Booker T. Washington wrote, “The Indians who first met the white man on his continent do not seem to have held slaves until they first learned to do so from him.”
Cherokee and other Indian tribes were traded in slavery long before any arrived from Africa. South Carolina eventually became the hub of Indian slave trade. This was not only supported by the Governor of South Carolina John Archdale, but he made money from the trade. Charleston, and especially a group of men associated with an area north of Charleston known as the “Goose Creek men,” became the center of this North American commercial slavery.
By the late years of the seventeenth century, caravans of Indian slaves were making their way from the Carolina backcountry to forts on the coast just as they were doing on the African continent. Once in Charleston, the captives were loaded on ships for the “middle passage” to the West Indies or other colonies such as New Amsterdam or New England. Many of the Indian slaves were kept at home and worked on the plantations of South Carolina.
Over time, some Cherokees owned slaves themselves. The majority were held by more affluent families like the Watie and Ridge. Of the 1,592 “black slaves” listed on the 1835 census, only 1% were held by full blood Cherokee. As mixed-bloods gained power within the Cherokee Nation the number of slaves grew.
After gold was discovered in Georgia, the Cherokee were forbidden to dig for it. Georgia authorized a survey of their lands to prepare for a lottery to distribute the land to whites. Missionary Evan Jones, who had translated the Bible into Cherokee, staunchly opposed this. As a result, he suffered greatly for his stand.
The Cherokee Nation was under great pressure to move west and relinquish their lands in the East, but most refused. Some found refuge in the mountains of North Carolina. Today these are incorporated as the Eastern Band of Cherokee Indians. The United States government then negotiated with a small faction of Cherokee who favored moving west. These included a wealthy planter and slaveholder named Stand Watie. This group became known as the “Treaty Party” because they signed a treaty with the government called the Treaty of New Echota. While never approved by the majority of Cherokee, it was used by the U.S. to forcibly move the Cherokee west. This is often called the Trail of Tears. Many slaves traveled west with the tribe during the Cherokee Removal, and so did Evan Jones. Jones and his family were so loved by the Cherokee that they were later adopted into the tribe.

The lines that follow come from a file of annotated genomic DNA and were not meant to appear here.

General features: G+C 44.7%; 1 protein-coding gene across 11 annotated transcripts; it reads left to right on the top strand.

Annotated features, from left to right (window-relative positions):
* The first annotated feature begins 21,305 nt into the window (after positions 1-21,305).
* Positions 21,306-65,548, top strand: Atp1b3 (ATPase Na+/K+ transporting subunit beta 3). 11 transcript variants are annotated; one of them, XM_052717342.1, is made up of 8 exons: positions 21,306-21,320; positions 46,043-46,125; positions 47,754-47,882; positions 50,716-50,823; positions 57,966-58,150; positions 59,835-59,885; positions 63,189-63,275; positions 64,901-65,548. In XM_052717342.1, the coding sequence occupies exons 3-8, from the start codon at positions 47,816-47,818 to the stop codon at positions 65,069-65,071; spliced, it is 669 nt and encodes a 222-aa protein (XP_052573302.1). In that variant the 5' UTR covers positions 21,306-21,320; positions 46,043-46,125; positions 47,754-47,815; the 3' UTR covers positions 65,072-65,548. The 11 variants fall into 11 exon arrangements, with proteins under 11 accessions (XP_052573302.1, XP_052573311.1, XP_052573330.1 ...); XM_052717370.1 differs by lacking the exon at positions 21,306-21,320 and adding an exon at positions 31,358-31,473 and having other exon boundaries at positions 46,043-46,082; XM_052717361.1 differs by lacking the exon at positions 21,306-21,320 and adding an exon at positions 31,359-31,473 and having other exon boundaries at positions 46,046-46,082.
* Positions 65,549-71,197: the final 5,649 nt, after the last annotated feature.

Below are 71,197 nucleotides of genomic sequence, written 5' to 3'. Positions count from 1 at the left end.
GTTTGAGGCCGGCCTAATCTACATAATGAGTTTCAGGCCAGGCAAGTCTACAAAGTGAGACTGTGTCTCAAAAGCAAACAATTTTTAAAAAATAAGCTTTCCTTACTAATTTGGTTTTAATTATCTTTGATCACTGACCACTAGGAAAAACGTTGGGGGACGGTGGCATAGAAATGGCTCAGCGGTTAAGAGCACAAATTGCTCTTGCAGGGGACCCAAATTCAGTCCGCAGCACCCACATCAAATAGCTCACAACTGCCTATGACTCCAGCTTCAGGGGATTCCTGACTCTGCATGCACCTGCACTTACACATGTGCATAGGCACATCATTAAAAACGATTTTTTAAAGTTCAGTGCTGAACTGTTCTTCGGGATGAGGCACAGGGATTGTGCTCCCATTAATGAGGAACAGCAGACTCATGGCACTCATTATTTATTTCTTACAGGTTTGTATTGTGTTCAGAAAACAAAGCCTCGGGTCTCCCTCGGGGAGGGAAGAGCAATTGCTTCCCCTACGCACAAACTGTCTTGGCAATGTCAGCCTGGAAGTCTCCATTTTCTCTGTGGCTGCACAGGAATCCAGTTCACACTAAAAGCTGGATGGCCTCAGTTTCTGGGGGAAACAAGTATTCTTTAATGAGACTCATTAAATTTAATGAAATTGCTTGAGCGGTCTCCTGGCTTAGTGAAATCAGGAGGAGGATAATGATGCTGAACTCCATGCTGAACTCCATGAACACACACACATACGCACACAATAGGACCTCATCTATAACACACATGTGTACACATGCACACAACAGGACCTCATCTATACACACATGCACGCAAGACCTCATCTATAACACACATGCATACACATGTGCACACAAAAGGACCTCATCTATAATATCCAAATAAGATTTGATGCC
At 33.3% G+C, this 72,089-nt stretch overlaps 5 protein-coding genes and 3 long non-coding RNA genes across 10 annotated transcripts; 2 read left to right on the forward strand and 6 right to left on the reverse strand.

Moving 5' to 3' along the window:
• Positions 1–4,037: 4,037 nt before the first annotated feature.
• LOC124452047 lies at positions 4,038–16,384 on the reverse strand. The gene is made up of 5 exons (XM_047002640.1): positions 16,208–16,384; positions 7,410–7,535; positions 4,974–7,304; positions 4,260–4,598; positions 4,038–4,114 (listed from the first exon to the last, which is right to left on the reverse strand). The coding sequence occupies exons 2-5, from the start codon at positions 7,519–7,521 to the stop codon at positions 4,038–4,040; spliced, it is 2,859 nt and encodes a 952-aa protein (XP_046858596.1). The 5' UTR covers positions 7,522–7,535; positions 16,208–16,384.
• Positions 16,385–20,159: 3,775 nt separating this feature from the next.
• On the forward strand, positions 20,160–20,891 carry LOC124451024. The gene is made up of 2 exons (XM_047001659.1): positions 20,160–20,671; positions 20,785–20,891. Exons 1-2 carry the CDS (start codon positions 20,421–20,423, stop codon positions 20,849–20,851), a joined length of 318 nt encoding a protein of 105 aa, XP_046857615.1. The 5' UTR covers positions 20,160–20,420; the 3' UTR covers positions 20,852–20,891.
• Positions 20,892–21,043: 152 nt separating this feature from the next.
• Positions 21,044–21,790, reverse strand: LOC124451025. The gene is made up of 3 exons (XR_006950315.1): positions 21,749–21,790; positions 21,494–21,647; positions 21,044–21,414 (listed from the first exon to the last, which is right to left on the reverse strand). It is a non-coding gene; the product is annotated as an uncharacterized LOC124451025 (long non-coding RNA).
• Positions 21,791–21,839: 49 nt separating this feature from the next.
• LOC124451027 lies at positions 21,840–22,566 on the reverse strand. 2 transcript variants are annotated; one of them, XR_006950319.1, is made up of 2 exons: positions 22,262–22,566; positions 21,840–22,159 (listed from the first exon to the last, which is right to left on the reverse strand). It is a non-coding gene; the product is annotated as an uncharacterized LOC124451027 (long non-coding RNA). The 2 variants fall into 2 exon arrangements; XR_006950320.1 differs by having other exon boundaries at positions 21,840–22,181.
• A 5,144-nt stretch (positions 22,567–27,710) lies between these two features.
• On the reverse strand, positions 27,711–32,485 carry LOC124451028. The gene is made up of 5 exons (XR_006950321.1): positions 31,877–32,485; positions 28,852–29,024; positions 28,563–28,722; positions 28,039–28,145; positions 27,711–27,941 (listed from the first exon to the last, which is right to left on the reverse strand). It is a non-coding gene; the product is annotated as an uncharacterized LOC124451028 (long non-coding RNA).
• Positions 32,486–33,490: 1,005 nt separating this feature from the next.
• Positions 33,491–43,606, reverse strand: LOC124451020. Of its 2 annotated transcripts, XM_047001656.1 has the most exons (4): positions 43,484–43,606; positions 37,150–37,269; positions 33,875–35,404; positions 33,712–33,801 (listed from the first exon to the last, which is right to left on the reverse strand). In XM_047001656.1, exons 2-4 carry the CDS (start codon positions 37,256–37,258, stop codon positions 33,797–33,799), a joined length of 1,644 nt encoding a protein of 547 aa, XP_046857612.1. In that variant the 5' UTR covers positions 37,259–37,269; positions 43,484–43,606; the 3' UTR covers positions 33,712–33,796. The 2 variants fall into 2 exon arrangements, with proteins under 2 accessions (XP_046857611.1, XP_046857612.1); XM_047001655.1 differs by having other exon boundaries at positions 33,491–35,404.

Upon arrival in the west, several members of the Treaty Party were later murdered (executed) for their roles in the removal. Stand Watie escaped, but his brother Buck Watie (Elias Boudinot), his uncle Major Ridge, and cousin, John Ridge were killed. A bloody saga of vengeance ensued within the tribe and many fled, with the full-bloods going North while the mixed-bloods with their slaves went South.
By 1860 there were 4,000 slaves in the Cherokee Nation owned by only ten percent of the population. The Cherokee National Council abolished slavery in 1863, but Stand Watie helped organize a chapter of the secret pro-slavery group called “The Knights of the Golden Circle” within the Cherokee Nation. The “golden circle” was planned to be a territory that allowed slavery and extended as far as Mexico. In fact, they raised money and arms to invade Mexico.
In response, white missionary Evan Jones (who one newspaper called a “dangerous abolitionist”) along with his son John, full-blood Baptist minister Budd Gritts, Pig Smith, Creek Sam, and other traditionalist Cherokee helped organize the Keetoowah Society, a secret anti-slavery organization. A militant, mainly full-blood offshoot of the Society known as “Pins” wore turbans and crossed pins on their coat lapels or calico shirts.
In 1861, poet and a thirty-third-degree mason Albert Pike traveled to Indian Territory and with Stand Watie negotiated a Treaty of Alliance between the Cherokee and the Confederacy. Prior to the civil war, Pike helped Watie to become a Thirty-second Degree Scottish Rite Mason. He was later commissioned a colonel in command of the First Regiment of Cherokee Mounted Rifles. Stand Watie was the only Native American brigadier general in the Confederate States Army, and the final Confederate general in the field to cease hostilities at war’s end.